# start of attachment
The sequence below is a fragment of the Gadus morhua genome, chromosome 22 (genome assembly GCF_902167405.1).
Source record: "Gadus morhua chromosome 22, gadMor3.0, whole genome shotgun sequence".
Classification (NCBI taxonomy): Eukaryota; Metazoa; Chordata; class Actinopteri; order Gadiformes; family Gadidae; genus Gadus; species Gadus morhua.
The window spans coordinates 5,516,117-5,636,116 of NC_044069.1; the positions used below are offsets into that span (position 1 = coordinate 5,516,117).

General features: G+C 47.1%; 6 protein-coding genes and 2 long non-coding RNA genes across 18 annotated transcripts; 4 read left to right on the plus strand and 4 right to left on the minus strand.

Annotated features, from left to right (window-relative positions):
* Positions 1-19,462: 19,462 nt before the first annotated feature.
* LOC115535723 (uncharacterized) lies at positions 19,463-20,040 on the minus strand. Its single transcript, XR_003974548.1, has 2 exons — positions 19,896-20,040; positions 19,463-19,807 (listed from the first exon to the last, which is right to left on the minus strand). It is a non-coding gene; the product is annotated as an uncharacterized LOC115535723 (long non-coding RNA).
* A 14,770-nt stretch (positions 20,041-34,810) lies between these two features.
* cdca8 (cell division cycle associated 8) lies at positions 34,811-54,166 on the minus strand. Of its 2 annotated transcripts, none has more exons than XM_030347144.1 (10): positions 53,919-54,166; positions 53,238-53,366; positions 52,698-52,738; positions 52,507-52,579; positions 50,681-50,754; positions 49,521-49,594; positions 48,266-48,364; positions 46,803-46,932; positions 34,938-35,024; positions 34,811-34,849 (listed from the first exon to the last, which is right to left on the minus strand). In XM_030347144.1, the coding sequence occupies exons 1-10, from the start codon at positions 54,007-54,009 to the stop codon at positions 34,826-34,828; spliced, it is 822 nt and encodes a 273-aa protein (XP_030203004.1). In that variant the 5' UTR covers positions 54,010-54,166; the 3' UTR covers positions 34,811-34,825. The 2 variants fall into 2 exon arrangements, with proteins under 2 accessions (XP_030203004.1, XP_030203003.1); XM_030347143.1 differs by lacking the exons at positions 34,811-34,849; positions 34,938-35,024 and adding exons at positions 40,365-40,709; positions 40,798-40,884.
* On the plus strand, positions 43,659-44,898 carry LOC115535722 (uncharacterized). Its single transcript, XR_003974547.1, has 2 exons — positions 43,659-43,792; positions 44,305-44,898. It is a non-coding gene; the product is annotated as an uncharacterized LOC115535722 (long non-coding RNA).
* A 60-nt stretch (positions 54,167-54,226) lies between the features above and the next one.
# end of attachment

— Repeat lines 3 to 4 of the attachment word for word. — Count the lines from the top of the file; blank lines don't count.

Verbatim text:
Classification (NCBI taxonomy): Eukaryota; Metazoa; Chordata; class Actinopteri; order Gadiformes; family Gadidae; genus Gadus; species Gadus morhua.
The window spans coordinates 5,516,117-5,636,116 of NC_044069.1; the positions used below are offsets into that span (position 1 = coordinate 5,516,117).